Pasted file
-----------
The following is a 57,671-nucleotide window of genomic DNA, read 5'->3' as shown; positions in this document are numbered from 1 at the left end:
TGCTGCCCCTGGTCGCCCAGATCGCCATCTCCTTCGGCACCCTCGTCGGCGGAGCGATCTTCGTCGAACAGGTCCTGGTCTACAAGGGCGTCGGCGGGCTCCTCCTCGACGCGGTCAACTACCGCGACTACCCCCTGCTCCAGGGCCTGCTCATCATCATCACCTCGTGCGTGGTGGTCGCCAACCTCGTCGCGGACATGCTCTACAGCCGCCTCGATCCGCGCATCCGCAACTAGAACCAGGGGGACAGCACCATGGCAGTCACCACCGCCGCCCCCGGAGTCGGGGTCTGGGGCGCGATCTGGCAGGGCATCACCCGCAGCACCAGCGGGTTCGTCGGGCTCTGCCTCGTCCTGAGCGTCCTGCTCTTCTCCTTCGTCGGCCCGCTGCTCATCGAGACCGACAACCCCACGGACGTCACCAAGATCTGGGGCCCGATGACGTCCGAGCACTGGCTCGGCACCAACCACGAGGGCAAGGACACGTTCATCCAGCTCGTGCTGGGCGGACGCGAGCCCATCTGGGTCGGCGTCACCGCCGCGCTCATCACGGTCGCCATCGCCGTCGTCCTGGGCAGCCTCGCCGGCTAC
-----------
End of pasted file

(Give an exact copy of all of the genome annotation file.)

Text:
The following is a 57,671-nucleotide window of genomic DNA, read 5'->3' as shown; positions in this document are numbered from 1 at the left end:
TGCTGCCCCTGGTCGCCCAGATCGCCATCTCCTTCGGCACCCTCGTCGGCGGAGCGATCTTCGTCGAACAGGTCCTGGTCTACAAGGGCGTCGGCGGGCTCCTCCTCGACGCGGTCAACTACCGCGACTACCCCCTGCTCCAGGGCCTGCTCATCATCATCACCTCGTGCGTGGTGGTCGCCAACCTCGTCGCGGACATGCTCTACAGCCGCCTCGATCCGCGCATCCGCAACTAGAACCAGGGGGACAGCACCATGGCAGTCACCACCGCCGCCCCCGGAGTCGGGGTCTGGGGCGCGATCTGGCAGGGCATCACCCGCAGCACCAGCGGGTTCGTCGGGCTCTGCCTCGTCCTGAGCGTCCTGCTCTTCTCCTTCGTCGGCCCGCTGCTCATCGAGACCGACAACCCCACGGACGTCACCAAGATCTGGGGCCCGATGACGTCCGAGCACTGGCTCGGCACCAACCACGAGGGCAAGGACACGTTCATCCAGCTCGTGCTGGGCGGACGCGAGCCCATCTGGGTCGGCGTCACCGCCGCGCTCATCACGGTCGCCATCGCCGTCGTCCTGGGCAGCCTCGCCGGCTAC